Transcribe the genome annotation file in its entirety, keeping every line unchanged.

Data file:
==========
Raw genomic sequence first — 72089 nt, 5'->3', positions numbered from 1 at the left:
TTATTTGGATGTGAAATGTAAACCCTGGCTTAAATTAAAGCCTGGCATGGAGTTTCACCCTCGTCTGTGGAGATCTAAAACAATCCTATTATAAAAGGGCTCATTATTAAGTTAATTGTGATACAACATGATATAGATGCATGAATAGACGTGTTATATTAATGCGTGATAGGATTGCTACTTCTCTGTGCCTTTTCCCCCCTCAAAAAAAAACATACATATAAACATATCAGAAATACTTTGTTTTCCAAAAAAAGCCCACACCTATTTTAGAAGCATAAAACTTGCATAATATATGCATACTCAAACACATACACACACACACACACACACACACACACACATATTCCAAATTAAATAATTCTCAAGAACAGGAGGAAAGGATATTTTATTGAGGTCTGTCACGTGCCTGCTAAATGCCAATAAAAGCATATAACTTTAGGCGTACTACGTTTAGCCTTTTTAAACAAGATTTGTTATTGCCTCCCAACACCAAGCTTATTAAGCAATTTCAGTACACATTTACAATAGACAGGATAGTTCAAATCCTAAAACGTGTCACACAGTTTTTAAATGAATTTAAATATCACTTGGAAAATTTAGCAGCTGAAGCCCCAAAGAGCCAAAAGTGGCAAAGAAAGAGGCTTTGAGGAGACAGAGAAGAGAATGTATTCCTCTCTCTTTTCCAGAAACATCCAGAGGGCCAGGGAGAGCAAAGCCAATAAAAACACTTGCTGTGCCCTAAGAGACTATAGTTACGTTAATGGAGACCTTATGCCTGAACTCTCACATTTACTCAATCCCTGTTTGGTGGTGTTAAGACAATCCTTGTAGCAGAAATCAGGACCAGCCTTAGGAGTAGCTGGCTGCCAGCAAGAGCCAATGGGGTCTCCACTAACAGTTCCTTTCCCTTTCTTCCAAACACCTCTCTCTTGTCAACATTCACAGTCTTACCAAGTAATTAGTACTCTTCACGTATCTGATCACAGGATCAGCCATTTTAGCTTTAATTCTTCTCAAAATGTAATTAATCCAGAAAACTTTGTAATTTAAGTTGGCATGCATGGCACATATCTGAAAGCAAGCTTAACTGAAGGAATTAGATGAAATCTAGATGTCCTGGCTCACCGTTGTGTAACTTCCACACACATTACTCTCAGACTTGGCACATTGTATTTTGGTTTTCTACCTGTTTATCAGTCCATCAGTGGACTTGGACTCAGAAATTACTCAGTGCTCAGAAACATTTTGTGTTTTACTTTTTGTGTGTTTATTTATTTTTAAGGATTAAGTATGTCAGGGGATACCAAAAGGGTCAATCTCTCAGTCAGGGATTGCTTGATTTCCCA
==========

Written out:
Raw genomic sequence first — 72089 nt, 5'->3', positions numbered from 1 at the left:
TTATTTGGATGTGAAATGTAAACCCTGGCTTAAATTAAAGCCTGGCATGGAGTTTCACCCTCGTCTGTGGAGATCTAAAACAATCCTATTATAAAAGGGCTCATTATTAAGTTAATTGTGATACAACATGATATAGATGCATGAATAGACGTGTTATATTAATGCGTGATAGGATTGCTACTTCTCTGTGCCTTTTCCCCCCTCAAAAAAAAACATACATATAAACATATCAGAAATACTTTGTTTTCCAAAAAAAGCCCACACCTATTTTAGAAGCATAAAACTTGCATAATATATGCATACTCAAACACATACACACACACACACACACACACACACACACATATTCCAAATTAAATAATTCTCAAGAACAGGAGGAAAGGATATTTTATTGAGGTCTGTCACGTGCCTGCTAAATGCCAATAAAAGCATATAACTTTAGGCGTACTACGTTTAGCCTTTTTAAACAAGATTTGTTATTGCCTCCCAACACCAAGCTTATTAAGCAATTTCAGTACACATTTACAATAGACAGGATAGTTCAAATCCTAAAACGTGTCACACAGTTTTTAAATGAATTTAAATATCACTTGGAAAATTTAGCAGCTGAAGCCCCAAAGAGCCAAAAGTGGCAAAGAAAGAGGCTTTGAGGAGACAGAGAAGAGAATGTATTCCTCTCTCTTTTCCAGAAACATCCAGAGGGCCAGGGAGAGCAAAGCCAATAAAAACACTTGCTGTGCCCTAAGAGACTATAGTTACGTTAATGGAGACCTTATGCCTGAACTCTCACATTTACTCAATCCCTGTTTGGTGGTGTTAAGACAATCCTTGTAGCAGAAATCAGGACCAGCCTTAGGAGTAGCTGGCTGCCAGCAAGAGCCAATGGGGTCTCCACTAACAGTTCCTTTCCCTTTCTTCCAAACACCTCTCTCTTGTCAACATTCACAGTCTTACCAAGTAATTAGTACTCTTCACGTATCTGATCACAGGATCAGCCATTTTAGCTTTAATTCTTCTCAAAATGTAATTAATCCAGAAAACTTTGTAATTTAAGTTGGCATGCATGGCACATATCTGAAAGCAAGCTTAACTGAAGGAATTAGATGAAATCTAGATGTCCTGGCTCACCGTTGTGTAACTTCCACACACATTACTCTCAGACTTGGCACATTGTATTTTGGTTTTCTACCTGTTTATCAGTCCATCAGTGGACTTGGACTCAGAAATTACTCAGTGCTCAGAAACATTTTGTGTTTTACTTTTTGTGTGTTTATTTATTTTTAAGGATTAAGTATGTCAGGGGATACCAAAAGGGTCAATCTCTCAGTCAGGGATTGCTTGATTTCCCA